Please note that all the consequences of reading this post and trying the codes below are on your own.
Recently, I found a workaround for grabbing raw image data from iPhone's camera on OS 3.x.
As I previously posted, using PLCameraController does not provide a concrete solution for AR since the captured image contains overlaid contents (a related post here). And, the problem have left unsolved.
But a guy left a comment that using two windows can solve the problem (I don't know his/her name, because the comment was written by anonymous). The idea is somehow weird because we usually makes only a window for a iPhone application, but there are other people saying that using two windows is a workaround for the problem on the Internet. So, I did some digging with the idea and eventually figured out how to do it.
As you may know, iPhone OS4 may allow full camera access for developers. I'm using iPhone for my research, so this method is useful until OS4 comes.
Now, I explain how to do it.
First, we need two windows. Just add one more UIWindow to your application delegate. We will add the PLCameraController's previewView to previewWindow.
UIWindow *previewWindow ;
Then, go to the 'applicationDidFinishLaunching' method. Make the main window transparent to make the view that will be added to the previewWindow visible.
// Make the window background transparent
window.opaque = NO ;
window.backgroundColor = [UIColor clearColor] ;
Initialize the main view. In my case, the view will be an OpenGL view. I make the OpenGL view transparent to see the video background. If you don't know why, please refer my previous post about making video background without texture mapping.
glView = [[EAGLView alloc]
initWithFrame:CGRectMake(0, 0, video_width, video_height)
glView.opaque = NO ;
glView.backgroundColor = [UIColor clearColor] ;
[window addSubview:glView] ;
Initialize PLCameraController and the previewWindow.
if(camController != nil)
[camController release] ;
// Initialization of PLCameraController
camController = ..... ;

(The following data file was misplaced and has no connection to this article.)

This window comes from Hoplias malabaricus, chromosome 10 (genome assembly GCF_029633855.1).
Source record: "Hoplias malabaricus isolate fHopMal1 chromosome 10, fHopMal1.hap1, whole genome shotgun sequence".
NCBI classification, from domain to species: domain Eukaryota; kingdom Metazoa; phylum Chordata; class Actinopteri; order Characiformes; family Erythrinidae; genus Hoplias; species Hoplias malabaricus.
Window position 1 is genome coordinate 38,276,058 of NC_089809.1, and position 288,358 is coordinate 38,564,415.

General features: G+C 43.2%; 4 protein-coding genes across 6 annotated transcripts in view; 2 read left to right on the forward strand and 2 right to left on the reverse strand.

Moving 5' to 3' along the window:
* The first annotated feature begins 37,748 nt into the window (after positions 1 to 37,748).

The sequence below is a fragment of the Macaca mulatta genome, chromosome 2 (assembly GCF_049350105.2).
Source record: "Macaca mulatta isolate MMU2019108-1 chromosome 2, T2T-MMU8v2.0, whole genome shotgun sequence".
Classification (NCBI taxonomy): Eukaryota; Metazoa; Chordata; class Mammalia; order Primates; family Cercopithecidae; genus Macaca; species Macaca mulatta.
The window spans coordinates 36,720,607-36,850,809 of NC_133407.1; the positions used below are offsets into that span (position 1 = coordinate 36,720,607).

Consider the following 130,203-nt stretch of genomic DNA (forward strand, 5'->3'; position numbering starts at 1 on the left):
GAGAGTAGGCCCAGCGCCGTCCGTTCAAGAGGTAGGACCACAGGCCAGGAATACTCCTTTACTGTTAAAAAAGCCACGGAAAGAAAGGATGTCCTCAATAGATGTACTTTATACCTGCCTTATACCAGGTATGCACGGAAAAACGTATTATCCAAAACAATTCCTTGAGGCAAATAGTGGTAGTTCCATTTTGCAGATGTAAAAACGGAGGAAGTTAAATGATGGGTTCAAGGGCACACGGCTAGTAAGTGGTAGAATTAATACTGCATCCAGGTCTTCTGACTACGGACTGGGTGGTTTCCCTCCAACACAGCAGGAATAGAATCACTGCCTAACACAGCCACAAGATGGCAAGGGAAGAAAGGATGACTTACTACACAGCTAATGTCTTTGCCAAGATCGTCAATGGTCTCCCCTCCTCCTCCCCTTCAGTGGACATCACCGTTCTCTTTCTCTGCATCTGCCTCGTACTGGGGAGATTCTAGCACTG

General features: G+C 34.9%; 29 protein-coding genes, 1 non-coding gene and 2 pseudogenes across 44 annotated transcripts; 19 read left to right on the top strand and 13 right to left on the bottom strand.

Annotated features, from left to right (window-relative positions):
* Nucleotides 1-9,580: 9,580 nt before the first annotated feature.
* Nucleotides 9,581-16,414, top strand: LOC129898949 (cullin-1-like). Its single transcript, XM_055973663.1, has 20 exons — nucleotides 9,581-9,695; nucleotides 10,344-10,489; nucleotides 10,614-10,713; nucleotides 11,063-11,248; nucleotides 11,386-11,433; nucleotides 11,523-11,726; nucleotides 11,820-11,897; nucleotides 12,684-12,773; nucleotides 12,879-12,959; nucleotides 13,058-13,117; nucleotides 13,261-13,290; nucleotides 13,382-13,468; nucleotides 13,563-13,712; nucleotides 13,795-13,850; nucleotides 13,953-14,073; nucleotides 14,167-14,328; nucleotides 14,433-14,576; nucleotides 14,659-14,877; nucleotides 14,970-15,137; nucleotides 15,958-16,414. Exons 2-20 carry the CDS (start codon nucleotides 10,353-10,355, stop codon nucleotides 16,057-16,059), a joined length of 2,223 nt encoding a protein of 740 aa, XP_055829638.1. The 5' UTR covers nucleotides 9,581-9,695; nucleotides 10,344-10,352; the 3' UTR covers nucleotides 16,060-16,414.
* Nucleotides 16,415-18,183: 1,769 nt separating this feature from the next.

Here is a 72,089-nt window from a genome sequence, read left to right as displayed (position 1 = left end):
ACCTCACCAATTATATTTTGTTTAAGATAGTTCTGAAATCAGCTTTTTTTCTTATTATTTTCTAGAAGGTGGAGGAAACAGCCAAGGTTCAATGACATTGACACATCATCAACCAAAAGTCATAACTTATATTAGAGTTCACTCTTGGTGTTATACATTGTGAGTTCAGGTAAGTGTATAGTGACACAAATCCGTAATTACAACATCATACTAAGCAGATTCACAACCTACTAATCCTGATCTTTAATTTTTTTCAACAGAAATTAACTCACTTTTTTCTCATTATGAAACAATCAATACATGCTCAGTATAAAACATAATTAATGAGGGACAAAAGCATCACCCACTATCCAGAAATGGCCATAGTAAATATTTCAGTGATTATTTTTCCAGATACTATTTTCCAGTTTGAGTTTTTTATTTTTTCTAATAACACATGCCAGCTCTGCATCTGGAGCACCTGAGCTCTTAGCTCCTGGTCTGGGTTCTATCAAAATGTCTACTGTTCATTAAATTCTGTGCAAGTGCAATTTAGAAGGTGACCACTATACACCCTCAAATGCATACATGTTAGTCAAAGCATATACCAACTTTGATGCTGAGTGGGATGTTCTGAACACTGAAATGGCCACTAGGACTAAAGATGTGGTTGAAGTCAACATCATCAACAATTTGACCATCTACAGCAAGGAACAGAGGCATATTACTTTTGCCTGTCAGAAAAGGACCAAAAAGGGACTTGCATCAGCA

previewWindow = [[UIWindow alloc] init] ;
previewWindow.autoresizesSubviews = YES ;
Add the previewView of PLCameraController to the previewWindow and make the previewWindow visible. The size of 'preview.frame' becomes the size of image we will get from the camera. In this post, I just used (320,426).
UIView * preview = [camController previewView] ;
preview.frame = CGRectMake(0,0, 320, 426) ;
[previewWindow addSubview:preview] ;
[previewWindow makeKeyAndVisible] ;
Finally, make the main window visible.
Ok, run your application, then you will see a video preview. To retrieve RGBA data from the camera, a well known method is enough, something like this.
CoreSurfaceBufferRef coreSurfaceBuffer =
if (!coreSurfaceBuffer) return;
Surface *surface =
previewHeight = surface.height;
previewWidth = surface.width;
previewBytesPerRow = previewWidth*4;
pixelDataLength = previewBytesPerRow*previewHeight;
void *pixels = surface.baseAddress;
int sufaceBytesPerRow = surface.bytesPerRow ;
// Copy the pixels to your buffer
memcpy(Your_buffer, pixels, pixelDataLength) ;
Here is a screen shot of my simple AR application, where a virtual character is synthesized on a real scene.
Note that the workaround I explained is not perfect. The limitation of this method is that the retrieved image sometimes have misaligned scanlines. Another problem is auto-focusing on 3GS. The focus rectangle appearing when the camera gives a focus is captured in the retrieved image data. I just couldn't disable it.
So, iPhone becomes closer to a good device for AR and with OS4, there will be a plenty of AR Apps in the store.
Update: To disable the focus rectangle, you need to implement PLCameraController's delegate method cameraControllerReadyStateChanged. So, set a delegate object to the PLCameraController and implement the method like this:
- (void)cameraControllerReadyStateChanged:(NSNotification *)aNotification
[cameraController setDontShowFocus:YES] ;
Then you will not see the focus rectangle. Thanks for your comment Arrix !